Did you know Bigfoot(or Sasquatch) isn't a lonesome hermit? He has a wife named Dzonoqua, the Wild Woman of the Woods for the Pacific Northwest Coast Native Americans. She whistles "woo woo" from the forest, trying to lure people to her lair. Some she eats(the nasty whiny ones), and some she gifts with canoes, food, tools, supernatural powers and a life happily ever after. A fun book about the whole Bigfoot saga is Where Bigfoot Walks, Crossing the Great Divide by Robert Michael Pyle. Here is a poem about Dzonoqua: http://dzonoquaswhistle.blogspot.com/2007/01/mask-around-corner-from-princes-and.html (you can find the mask in the Portland Art Museum, they have an awesome collection of Northwest Native American art).
In 2007 I participated in the internet BioBlitz(more info here http://en.wikipedia.org/wiki/BioBlitz). I counted species on a rough acre-sized plot on the hill behind my house here in the Coast Range of Oregon, Yamhill County.
"You don't stop hiking because you get too old, you get too old because you stop hiking"--(sic and paraphrase by a guy I can't remember)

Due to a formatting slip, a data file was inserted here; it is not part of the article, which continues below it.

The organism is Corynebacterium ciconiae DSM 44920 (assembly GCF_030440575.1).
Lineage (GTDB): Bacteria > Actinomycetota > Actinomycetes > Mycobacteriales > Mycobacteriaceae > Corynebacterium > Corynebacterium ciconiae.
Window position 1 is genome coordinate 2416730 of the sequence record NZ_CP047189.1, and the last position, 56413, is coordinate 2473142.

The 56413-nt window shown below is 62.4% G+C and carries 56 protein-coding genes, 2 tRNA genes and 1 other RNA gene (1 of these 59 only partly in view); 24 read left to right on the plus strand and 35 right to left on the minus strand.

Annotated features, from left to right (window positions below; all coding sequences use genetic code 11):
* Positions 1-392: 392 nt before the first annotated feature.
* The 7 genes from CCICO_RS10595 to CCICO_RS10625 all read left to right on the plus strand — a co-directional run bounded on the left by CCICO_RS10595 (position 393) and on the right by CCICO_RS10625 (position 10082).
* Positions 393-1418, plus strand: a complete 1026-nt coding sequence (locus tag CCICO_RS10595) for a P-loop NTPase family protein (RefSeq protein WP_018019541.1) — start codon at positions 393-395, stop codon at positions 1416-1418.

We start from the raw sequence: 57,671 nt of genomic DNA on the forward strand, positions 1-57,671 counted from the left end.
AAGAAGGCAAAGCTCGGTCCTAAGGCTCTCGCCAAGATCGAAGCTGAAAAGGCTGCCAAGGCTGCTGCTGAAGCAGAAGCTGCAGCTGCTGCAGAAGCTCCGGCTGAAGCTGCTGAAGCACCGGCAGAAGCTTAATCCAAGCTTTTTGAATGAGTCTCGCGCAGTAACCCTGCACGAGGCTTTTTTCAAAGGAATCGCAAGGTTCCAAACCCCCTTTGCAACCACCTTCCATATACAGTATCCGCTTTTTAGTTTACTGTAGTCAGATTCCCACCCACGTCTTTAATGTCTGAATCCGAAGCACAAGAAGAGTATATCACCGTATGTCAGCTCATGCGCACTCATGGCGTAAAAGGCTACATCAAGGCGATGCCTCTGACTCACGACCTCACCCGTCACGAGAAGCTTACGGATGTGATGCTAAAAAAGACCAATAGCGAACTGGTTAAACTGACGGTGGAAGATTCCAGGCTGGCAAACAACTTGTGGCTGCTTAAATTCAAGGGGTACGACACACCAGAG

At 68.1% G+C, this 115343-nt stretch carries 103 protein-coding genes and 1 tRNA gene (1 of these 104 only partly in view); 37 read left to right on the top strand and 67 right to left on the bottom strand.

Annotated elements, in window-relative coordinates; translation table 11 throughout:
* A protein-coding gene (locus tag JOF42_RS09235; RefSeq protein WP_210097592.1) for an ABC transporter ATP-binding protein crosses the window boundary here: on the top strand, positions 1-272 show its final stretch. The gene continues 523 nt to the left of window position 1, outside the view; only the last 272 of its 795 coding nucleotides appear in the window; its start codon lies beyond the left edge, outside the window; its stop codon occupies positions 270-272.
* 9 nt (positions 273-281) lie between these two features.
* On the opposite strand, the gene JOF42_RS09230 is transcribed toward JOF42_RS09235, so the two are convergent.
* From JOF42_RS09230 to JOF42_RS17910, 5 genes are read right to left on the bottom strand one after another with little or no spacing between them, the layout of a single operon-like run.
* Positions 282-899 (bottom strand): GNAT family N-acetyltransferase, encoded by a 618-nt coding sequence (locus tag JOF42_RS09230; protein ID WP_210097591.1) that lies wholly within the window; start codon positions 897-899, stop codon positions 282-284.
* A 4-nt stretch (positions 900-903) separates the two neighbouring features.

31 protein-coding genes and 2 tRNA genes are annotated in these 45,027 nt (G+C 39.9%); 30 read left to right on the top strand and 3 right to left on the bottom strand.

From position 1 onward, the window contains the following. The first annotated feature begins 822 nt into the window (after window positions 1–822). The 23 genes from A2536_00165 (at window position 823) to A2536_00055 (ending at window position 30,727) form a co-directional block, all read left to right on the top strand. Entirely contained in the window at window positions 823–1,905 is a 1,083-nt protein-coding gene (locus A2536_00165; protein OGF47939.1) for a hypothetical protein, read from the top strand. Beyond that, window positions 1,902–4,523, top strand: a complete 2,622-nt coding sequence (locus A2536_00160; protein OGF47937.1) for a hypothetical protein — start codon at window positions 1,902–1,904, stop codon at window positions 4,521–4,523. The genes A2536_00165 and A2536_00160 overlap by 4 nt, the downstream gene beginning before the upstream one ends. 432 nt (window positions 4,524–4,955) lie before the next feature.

"I'd rather be ashes than dust. I would rather my spirit go out in a burning flame than that it be stifled with dry rot. I would rather be a splendid meteor, streaking across the sky,every atom in my being a magnificent glow, than to be a sleepy and permanent planet. For life is to be lived and not to just exist,and I will not waste my precious, precious days simply trying to prolong them. I will use every moment of my time, and I will live every day to the fullest."- - - Jack London
"...a spiritual landscape exists within the physical landscape. To put it another way, occasionally one sees something fleeting in the land, a moment when line, color, and movement intensify and something sacred is revealed..."--Barry Lopez, Arctic Dreams
"Walking is the great adventure, the first meditation, a practice of heartiness and soul primary to mankind. Walking is the exact balance of spirit and humility."--Gary Snyder, The Practice of the Wild